Referring now to FIG. 2, an installation slot 34 is cut into the main frame 12 to receive the tab portion 28 of the nut retainer 24. The extension of the tab portion into the installation slot 34, captures the nut retainer 24 (and its associated nut 18). The slot 34 is marginally larger than the tab portion 28 of the retainer 24, allowing limited floating movement while preventing substantial rotation of the nut 18. The tab portion 28 secures the retainer 24 to the workpiece 8 to the extent that it will not be disengaged from the workpiece 8 by the effect of gravity or by relatively moderate movement of the workpiece 8. This result may be obtained, for example, by using a retainer 24 having a tab portion 28 which is 6 mm thick and 10 mm wide, which is captured in a slot 34 which is 6.5 mm high and 25 mm wide.
The opening 22 may be made round if necessary to prevent movement of article after the nut 18 and bolt 20 are tightened, or the opening 22 may be made oblong as shown in FIG. 2 to allow additional freedom in adjusting the position of the bolt 20 during assembly to engage floating nut 18. If the article is secured to the workpiece in four locations, for example, at two front and two rear mounting brackets, openings on the front brackets may be elongated along a first axis (e.g. laterally) while openings on the rear brackets are elongated along an axis offset 90 degrees from the first axis (e.g., longitudinally) , allowing additional freedom during assembly while helping to prevent the article from moving in either direction when mounted on the workpiece 8.
Upon assembly, part fit and the use of a slot results in a high degree of fastener float. The tab portion 28 positioned within the slot 34 and the hexagonal opening 30 to complement the hexagonal cross section of the nut 18 prevent the nut 18 from turning. After assembly, the retainer 24 remains captured against the workpiece 8. If it becomes necessary to remove the article or to replace the nut 18 or bolt 20, the fastening assembly 6 may be easily disassembled and reassembled using the same nut retainer 24 and standard tools. If a nut is fixed to the underside of a retainer according to an alternative embodiment, the fastening assembly may be easily disassembled using standard tools and the nut may be replaced, if necessary, by another nut fixed to the same or a replacement retainer.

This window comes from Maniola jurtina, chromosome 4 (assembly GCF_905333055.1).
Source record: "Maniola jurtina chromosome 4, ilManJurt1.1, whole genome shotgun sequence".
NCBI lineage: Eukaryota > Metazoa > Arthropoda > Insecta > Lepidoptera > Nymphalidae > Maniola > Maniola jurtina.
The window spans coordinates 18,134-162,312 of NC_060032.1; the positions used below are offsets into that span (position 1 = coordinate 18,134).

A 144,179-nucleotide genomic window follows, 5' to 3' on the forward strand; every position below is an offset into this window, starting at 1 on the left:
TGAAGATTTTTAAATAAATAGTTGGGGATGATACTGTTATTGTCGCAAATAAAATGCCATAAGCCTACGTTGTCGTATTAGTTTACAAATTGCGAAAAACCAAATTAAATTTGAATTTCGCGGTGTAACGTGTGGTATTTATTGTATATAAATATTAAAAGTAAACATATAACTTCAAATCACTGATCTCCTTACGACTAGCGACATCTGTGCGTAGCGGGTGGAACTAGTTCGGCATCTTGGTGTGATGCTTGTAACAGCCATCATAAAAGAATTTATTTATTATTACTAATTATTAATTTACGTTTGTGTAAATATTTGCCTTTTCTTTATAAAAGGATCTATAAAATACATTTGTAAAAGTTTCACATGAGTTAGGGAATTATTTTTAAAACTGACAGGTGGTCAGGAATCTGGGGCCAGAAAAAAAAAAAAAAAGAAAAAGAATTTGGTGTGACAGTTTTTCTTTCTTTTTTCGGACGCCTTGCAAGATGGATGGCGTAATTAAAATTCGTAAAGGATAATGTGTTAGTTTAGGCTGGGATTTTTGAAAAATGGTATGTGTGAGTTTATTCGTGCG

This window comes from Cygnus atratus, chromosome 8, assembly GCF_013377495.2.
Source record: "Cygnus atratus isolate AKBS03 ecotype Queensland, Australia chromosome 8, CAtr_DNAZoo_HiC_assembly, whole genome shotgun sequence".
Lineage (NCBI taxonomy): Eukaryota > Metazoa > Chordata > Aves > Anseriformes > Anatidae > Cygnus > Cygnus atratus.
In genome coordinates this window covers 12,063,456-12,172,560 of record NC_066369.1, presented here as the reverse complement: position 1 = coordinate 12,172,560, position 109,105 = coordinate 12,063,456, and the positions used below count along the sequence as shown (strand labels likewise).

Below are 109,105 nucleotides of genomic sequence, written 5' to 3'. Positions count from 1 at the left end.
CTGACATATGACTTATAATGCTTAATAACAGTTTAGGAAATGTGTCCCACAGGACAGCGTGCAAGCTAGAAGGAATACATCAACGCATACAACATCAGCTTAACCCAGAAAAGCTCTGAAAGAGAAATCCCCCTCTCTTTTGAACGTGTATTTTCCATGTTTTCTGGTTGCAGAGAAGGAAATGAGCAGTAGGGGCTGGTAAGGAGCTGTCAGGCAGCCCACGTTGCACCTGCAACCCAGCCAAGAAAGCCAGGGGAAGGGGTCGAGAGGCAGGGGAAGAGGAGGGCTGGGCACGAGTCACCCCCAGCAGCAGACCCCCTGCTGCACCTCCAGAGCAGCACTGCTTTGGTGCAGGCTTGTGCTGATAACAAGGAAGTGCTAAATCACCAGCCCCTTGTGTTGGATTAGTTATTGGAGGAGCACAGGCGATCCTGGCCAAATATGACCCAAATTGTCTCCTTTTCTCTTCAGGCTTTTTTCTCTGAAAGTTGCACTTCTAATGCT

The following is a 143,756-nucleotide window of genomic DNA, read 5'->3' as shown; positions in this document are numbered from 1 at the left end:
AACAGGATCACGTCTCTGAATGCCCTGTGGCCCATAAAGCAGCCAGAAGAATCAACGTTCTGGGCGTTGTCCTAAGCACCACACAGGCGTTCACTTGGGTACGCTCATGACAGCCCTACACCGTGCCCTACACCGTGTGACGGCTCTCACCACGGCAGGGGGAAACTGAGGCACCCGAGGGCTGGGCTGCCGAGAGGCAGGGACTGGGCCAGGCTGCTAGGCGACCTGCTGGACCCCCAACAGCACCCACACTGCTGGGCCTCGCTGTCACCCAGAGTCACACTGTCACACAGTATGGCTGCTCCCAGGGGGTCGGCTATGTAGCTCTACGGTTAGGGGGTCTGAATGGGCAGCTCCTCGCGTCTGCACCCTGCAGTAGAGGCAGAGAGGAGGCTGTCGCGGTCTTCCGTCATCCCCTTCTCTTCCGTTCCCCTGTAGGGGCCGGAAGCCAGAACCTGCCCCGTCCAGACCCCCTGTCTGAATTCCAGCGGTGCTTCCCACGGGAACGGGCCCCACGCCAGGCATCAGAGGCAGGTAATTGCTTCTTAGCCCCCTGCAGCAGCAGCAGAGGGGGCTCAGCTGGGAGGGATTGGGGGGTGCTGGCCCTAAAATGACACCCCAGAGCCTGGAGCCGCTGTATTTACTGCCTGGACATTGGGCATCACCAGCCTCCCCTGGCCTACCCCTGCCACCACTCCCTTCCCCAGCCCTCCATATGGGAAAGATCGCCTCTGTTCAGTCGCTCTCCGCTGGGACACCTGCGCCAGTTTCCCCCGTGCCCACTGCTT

Although the invention is described with reference to an illustrative embodiment for use with an mounting bracket having upper and lower surfaces which are generally planar, it will be understood by those skilled in the art that the invention may be advantageous in the form describes as its preferred embodiment or as modified for use in other applications wherein it is desirable to secure a nut while allowing limited floating movement for ease of assembly.
The present invention should not be limited by the above-described embodiments, but should be limited solely by the claims that follow.
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|U.S. Classification||411/119, 411/999, 411/971, 411/112|
|International Classification||F16B37/04, F16B5/02|
|Cooperative Classification||Y10S411/999, Y10S411/971, F16B5/025, F16B33/002, F16B37/044|
|Mar 22, 1999||AS||Assignment|
Owner name: DEERE & COMPANY, ILLINOIS
Free format text: ASSIGNMENT OF ASSIGNORS INTEREST;ASSIGNORS:BEEMER, ANDREW PAUL;WINDSCHITL, PATRICK LEONARD;CLINE, CHRIS ALLEN;AND OTHERS;REEL/FRAME:009840/0694
Effective date: 19990212
|May 23, 2003||FPAY||Fee payment|
Year of fee payment: 4
|Aug 22, 2007||FPAY||Fee payment|
Year of fee payment: 8
|Aug 22, 2011||FPAY||Fee payment|
Year of fee payment: 12